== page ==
Transformed accuracy scores from the younger children were entered into a separate stepwise multiple regression analysis. The subject variables were entered first, R2 = .1163,F(11, 336) = 4.45, p < .0001. Confounding variables were then forced into the analysis, with neither babbling frequency nor lexicality accounting for a significant portion of the variance, ΔR2 = .0001,F(1, 11) = 0.03, p > .10, and ΔR2 = .0051, F(1, 11) = 2.13, p > .10, respectively. The experimental variables were entered in the third step. Only nonword length accounted for a significant portion of the variance in repetition accuracy, ΔR2 = .031,F(1, 11) = 13.59, p < 01. Neither phoneme frequency, ΔR2 = .0042,F(1, 11) = 1.80, p > .10, nor the interaction term, ΔR2 = .001,F(1,11) = 0.45, p > .10, accounted for a significant portion of the variance.
The overall analysis revealed that children repeated nonwords with higher frequency phonemes in syllable-initial position more accurately than they did nonwords with lower frequency phonemes in syllable-initial position. The older group of children ( -year-olds) showed this same effect, but the significant interaction revealed that the accuracy differences were limited to the longer nonwords, with no accuracy differences for shorter nonwords. The -year-old children, in contrast, did not show any sensitivity to the phoneme frequency information in this condition. Although the previous experiment showed that both groups of children are sensitive to phoneme frequency information when the phoneme frequency differences are carried throughout the entire word, this second experiment revealed that the older children, but not the younger children, are sensitive to the much more subtle measure of phoneme frequency limited to syllable onsets. The nonsignificant age interactions from the omnibus analysis did not pick up developmental differences in phonotactic sensitivity, but these post hoc results suggest a developmental trend toward increasing sensitivity to individual segments. These results are consistent with both holistic and segmental accounts of early lexical representation. To examine this question more thoroughly, children in the final experiment repeated nonwords differing along another frequency dimension.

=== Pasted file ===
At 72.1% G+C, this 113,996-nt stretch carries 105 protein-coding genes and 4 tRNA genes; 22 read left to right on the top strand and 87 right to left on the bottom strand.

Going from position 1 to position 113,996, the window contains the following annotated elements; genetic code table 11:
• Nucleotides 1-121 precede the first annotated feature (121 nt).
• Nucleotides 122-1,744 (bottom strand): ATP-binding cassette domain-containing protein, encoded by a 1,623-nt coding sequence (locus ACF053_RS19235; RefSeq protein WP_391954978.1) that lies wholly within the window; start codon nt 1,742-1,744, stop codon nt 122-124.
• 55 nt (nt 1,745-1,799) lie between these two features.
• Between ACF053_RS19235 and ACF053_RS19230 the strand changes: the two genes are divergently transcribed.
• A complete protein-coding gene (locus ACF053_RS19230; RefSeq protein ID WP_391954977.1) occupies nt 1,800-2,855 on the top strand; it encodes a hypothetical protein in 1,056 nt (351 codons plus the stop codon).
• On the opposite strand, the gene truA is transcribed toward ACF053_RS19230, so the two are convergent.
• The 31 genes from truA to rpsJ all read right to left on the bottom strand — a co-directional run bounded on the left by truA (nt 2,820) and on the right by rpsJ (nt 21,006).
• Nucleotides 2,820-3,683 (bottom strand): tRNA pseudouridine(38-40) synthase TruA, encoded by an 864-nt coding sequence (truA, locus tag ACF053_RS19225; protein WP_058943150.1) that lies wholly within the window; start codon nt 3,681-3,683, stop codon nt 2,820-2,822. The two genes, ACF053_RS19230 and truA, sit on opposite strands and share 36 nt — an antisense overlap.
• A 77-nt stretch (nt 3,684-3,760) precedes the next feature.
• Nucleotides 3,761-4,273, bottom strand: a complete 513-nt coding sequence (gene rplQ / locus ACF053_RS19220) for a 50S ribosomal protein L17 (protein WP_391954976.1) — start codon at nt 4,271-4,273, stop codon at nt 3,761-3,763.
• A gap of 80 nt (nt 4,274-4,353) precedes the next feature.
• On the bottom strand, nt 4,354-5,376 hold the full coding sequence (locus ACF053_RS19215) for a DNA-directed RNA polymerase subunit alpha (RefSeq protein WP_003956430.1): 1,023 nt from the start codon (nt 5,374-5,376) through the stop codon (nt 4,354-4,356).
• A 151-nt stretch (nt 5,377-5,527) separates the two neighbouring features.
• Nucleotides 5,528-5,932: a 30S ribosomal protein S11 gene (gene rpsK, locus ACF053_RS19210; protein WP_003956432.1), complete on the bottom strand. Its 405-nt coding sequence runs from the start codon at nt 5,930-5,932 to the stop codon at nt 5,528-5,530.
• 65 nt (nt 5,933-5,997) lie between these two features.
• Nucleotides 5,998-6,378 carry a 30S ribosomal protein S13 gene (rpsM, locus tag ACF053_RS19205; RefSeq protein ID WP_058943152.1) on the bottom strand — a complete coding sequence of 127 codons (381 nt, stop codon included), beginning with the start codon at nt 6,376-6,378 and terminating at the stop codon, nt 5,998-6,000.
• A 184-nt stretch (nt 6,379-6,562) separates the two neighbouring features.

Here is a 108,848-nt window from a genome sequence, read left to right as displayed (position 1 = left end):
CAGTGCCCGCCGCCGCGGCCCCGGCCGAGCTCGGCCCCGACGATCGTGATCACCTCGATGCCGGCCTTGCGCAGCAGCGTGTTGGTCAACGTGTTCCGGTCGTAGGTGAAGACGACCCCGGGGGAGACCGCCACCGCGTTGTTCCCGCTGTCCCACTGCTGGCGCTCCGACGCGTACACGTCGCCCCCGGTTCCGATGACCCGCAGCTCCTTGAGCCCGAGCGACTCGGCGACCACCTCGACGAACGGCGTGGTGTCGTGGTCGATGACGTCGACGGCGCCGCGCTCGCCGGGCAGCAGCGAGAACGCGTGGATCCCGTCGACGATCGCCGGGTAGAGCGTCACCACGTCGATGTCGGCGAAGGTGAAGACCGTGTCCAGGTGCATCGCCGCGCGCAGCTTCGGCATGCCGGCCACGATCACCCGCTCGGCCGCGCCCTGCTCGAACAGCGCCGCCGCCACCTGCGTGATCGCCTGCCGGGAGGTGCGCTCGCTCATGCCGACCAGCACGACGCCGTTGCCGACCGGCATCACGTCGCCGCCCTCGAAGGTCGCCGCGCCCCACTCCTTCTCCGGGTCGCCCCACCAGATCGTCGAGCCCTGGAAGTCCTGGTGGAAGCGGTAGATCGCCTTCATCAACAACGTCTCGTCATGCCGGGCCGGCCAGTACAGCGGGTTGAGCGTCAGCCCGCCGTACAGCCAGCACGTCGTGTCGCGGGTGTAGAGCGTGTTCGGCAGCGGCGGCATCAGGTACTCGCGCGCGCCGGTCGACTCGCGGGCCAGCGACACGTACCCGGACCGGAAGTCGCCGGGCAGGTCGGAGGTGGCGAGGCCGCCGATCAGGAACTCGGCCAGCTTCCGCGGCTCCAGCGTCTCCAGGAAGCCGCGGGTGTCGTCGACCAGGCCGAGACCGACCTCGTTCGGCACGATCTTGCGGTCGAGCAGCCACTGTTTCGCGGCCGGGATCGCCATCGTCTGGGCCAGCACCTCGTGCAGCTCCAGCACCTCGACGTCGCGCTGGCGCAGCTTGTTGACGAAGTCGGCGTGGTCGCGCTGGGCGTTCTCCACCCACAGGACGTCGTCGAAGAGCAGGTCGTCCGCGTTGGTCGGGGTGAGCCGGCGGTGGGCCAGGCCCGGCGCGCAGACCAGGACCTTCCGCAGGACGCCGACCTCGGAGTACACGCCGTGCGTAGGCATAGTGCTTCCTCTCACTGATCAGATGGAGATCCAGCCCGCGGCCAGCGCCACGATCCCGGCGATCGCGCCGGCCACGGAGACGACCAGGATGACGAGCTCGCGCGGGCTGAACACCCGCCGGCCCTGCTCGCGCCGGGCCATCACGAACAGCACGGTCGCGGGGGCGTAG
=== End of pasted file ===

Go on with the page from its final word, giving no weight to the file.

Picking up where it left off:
As a final test of sensitivity to phonotactic frequency information, nonwords that vary in the frequency of combinations of sounds, rather than in the frequency of the individual sounds themselves, were presented to children. This third experiment, then, examined sensitivity to larger speech units. Results from Experiment 2 show that children become more sensitive to individual segments over development, consistent with both holistic and segmental accounts of early lexical representation. According to the holistic hypothesis, the acoustic forms of children’s lexical representations are stored in terms of some unit larger than the individual phoneme. The addition of newwords into the lexicon, then, effects a restructuring such that lexical entries gradually incorporate increasing amounts of segmental information until representations are fully segmental (e.g., Walley, 1993). Walley, Smith, and Jusczyk (1986) did not find support for children ‘s sensitivity to the syllable level. Therefore, for this experiment, a holistic representation was defined as being stored in terms of units smaller than syllables but larger than individual segments—namely, pairs of segments or diphones. This experimental design circumvented the effects of ease of articulation by using the same sounds in both lists of words, with the combinations of those sounds being either high or low frequency.